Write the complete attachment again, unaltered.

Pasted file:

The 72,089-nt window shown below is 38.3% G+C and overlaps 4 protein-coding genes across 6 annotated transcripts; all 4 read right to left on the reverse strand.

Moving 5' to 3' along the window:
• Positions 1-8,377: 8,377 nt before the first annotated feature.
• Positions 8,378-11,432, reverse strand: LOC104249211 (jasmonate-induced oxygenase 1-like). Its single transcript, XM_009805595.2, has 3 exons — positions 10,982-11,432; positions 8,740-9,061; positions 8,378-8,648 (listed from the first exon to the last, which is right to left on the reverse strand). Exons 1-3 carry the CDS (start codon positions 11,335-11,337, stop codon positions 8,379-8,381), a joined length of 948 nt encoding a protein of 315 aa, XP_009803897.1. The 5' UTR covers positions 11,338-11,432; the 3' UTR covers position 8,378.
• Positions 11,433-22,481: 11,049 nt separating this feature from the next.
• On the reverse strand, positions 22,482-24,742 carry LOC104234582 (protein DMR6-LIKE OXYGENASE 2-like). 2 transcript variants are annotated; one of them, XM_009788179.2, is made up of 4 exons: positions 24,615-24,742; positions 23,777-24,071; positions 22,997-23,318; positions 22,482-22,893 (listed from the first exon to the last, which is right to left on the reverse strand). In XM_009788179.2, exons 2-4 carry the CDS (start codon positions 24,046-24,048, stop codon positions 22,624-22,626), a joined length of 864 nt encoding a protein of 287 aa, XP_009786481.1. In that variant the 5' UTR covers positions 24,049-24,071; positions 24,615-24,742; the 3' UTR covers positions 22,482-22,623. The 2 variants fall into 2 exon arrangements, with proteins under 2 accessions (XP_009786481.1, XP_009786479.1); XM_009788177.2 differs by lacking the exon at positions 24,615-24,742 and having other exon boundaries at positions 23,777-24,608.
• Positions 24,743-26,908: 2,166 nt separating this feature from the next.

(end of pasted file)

The 72,089-nt window shown below is 38.3% G+C and overlaps 4 protein-coding genes across 6 annotated transcripts; all 4 read right to left on the reverse strand.

Moving 5' to 3' along the window:
• Positions 1-8,377: 8,377 nt before the first annotated feature.
• Positions 8,378-11,432, reverse strand: LOC104249211 (jasmonate-induced oxygenase 1-like). Its single transcript, XM_009805595.2, has 3 exons — positions 10,982-11,432; positions 8,740-9,061; positions 8,378-8,648 (listed from the first exon to the last, which is right to left on the reverse strand). Exons 1-3 carry the CDS (start codon positions 11,335-11,337, stop codon positions 8,379-8,381), a joined length of 948 nt encoding a protein of 315 aa, XP_009803897.1. The 5' UTR covers positions 11,338-11,432; the 3' UTR covers position 8,378.
• Positions 11,433-22,481: 11,049 nt separating this feature from the next.
• On the reverse strand, positions 22,482-24,742 carry LOC104234582 (protein DMR6-LIKE OXYGENASE 2-like). 2 transcript variants are annotated; one of them, XM_009788179.2, is made up of 4 exons: positions 24,615-24,742; positions 23,777-24,071; positions 22,997-23,318; positions 22,482-22,893 (listed from the first exon to the last, which is right to left on the reverse strand). In XM_009788179.2, exons 2-4 carry the CDS (start codon positions 24,046-24,048, stop codon positions 22,624-22,626), a joined length of 864 nt encoding a protein of 287 aa, XP_009786481.1. In that variant the 5' UTR covers positions 24,049-24,071; positions 24,615-24,742; the 3' UTR covers positions 22,482-22,623. The 2 variants fall into 2 exon arrangements, with proteins under 2 accessions (XP_009786481.1, XP_009786479.1); XM_009788177.2 differs by lacking the exon at positions 24,615-24,742 and having other exon boundaries at positions 23,777-24,608.
• Positions 24,743-26,908: 2,166 nt separating this feature from the next.